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Chris Gampat The Phoblographer Western Digital My Passport Wireless review images (1 of 7)ISO 4001-40 sec at f - 6.3

Every photographer would love their own personal storage cloud. And in a way, Western Digital is giving that to photographers. The latest entry to their My Passport line is the My Passport Wireless, which is a step below their My Cloud drives. The advantage of the Cloud option is that you can access your images from anywhere as long as the drive is on. But with the My Passport Wireless drive, photographers get a different experience.

Hypothetical situation: you’re with a client, showing them some examples of work that you’ve done for engagement shoots. But they want to see more and you only have around two loaded onto your iPad. Simply boot us your Western Digital My Passport and access any of them that you’d like.

For photographers, security is important–and having your own hybrid of a server, cloud, and hard drive in one is more or less a godsend.

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Chris Gampat The Phoblographer T3i T3 dslr (1 of 4)

For many years, the Canon 5D Mk II was an incredibly popular camera on Flickr. In fact, it was probably the most popular dedicated camera. However, Flickr’s newest stats on their Camera Finder page now show the Canon T3i to be the most popular dedicated camera. One of the reasons for this the rise of amateur and hobbyist photographers looking for affordable cameras for them to learn on. And with that said, the T3i is a great option. In fact, a quick Google search for the most popular DSLRs reveals the T3i to be the most popular camera amongst Digital Photography School’s audience. Further research show’s the Canon T3i to be Amazon’s most popular DSLR.

Of course though, it isn’t Flickr’s most popular camera.

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Chris Gampat The Phoblographer Product photos Canon 5D Mk III (1 of 10)ISO 200

The new deals keep rolling in. Amazon has deals on Canon DSLRs, 25% off of select lenses, and more deals on mirrorless cameras. Plus we’ve got a massive Canon 5D Mk III bundle deal.

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Fallgiveaway

Here are the rules

HOW TO ENTER:

1. FOLLOW us on Instagram (@sigmaphoto and @phoblographer)

2. REPOST the image above with #GearUpWithSigma to your Instagram account.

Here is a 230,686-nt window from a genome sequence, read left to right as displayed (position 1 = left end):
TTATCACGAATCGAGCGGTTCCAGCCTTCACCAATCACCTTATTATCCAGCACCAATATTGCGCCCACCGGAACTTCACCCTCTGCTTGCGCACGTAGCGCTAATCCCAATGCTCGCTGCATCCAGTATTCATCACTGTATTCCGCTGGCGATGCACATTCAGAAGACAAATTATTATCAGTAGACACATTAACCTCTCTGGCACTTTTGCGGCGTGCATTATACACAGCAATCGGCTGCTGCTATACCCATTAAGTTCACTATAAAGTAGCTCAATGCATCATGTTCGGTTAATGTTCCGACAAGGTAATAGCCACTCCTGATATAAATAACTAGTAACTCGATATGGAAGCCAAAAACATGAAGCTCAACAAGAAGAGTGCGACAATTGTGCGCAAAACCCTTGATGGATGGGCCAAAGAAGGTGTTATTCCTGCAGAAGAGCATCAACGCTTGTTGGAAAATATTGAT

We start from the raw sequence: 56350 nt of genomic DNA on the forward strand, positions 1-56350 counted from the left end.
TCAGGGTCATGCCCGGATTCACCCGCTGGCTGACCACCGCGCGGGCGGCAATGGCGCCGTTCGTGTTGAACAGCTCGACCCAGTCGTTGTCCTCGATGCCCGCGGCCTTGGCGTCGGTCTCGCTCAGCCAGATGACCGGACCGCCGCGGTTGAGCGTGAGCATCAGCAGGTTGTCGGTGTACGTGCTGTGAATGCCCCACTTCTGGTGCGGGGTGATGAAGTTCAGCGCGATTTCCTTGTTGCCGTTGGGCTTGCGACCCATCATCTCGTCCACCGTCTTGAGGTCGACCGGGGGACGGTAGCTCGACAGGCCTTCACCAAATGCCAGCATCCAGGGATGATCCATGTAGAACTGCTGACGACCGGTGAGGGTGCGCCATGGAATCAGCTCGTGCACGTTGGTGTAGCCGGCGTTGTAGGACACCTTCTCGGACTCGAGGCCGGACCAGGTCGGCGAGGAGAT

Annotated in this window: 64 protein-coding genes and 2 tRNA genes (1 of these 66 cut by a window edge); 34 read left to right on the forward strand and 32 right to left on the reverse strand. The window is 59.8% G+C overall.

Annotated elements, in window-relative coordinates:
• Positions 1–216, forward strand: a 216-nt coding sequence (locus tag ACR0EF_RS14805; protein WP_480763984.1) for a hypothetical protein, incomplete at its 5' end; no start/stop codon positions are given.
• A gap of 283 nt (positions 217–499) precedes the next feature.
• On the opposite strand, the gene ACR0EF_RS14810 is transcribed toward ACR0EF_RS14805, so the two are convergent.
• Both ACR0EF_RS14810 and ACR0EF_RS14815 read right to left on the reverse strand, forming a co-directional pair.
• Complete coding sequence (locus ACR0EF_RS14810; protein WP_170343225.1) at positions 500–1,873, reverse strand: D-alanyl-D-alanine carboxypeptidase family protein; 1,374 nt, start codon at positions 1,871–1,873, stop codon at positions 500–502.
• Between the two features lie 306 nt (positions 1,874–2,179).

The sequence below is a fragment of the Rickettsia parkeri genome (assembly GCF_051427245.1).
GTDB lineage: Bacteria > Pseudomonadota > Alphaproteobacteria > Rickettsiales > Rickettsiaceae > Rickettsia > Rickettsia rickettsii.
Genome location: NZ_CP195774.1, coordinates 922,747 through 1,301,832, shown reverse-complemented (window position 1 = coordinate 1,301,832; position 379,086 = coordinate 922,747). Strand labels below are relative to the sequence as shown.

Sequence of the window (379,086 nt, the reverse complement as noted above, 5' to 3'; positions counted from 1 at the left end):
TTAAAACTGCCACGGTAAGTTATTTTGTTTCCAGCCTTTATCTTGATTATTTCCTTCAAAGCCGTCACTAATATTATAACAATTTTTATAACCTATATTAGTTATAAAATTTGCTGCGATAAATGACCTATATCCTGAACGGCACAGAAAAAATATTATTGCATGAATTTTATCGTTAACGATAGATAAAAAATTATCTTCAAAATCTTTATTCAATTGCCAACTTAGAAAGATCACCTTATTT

WHAT YOU SHOULD KNOW:

- Contest is open to folks of all ages who reside the United States

- Contest starts September 17th 10AM EST and ends October 1st 11:59PM EST.

- We will announce the winners on October 4th

Good luck!

Contest ends on October 1st so enter today and tell all of your friends about it! Winner will be announced October 4th.

 

Film

Film dying away does not just mark the end of an era or a natural progression into the digital world. More importantly it affects people from their livelihoods to their relationships. Hero Av has shot a new short documentary that captures the emotional impact behind the closure of one Orms’ E6 process unit, one of the most well-known and last bastions for slide film development.

Located in Cape Town, it was a processing plant that many South African photographers visited to develop their film. Shooting slide film itself is a difficult challenge and so its closure earlier was heartbreaking for photographers whose entire livelihood revolves around shooting on the analog format.

“It was really like getting cold water over myself, because this was actually my last place to process,” landscape photographer Koos Van Der Lende said. “I really have to just sit down and really rethink my life as a photographer on film.”

Andre Eksteen, an Orms technician at the E6 processing unit also added, “There was a lot of trust that had to be put between the lab and the photographer, as such, and that is a moment that we are saying goodbye to. Nevermind just the process itself.”

The short six-minute documentary is a tiny glimpse at the human story behind the end of slide film processing. It’s a story that will pull at your heartstrings, so be sure to check it out after the jump.

Via Picture Correct

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Video thumbnail for youtube video The Video Shows the Difference That a Reflector Can Make - The Phoblographer

It can be argued that photographic reflectors are the most overlooked items that any photographer can use. More often than not, many tend to reach for umbrellas, softboxes, etc. But photographer Matt Granger created a video a while back about about how to use a reflector without an assistant. But what it does more so is teach many folks about why you need a reflector to begin with. The simple reason is because you need to fill in shadows. But the more complicated reason has to do with filling in shadows while maintaining an exposure on your camera for the highlights–which essentially means that your shadows will be very deep.

You’ll have to accept that there is nothing you can do about that in some areas of the image–but if you’re shooting a portrait then you need to evenly illuminate the face if your creative vision calls for it.

Granger’s video demonstrates this very well. Take a look after the jump.

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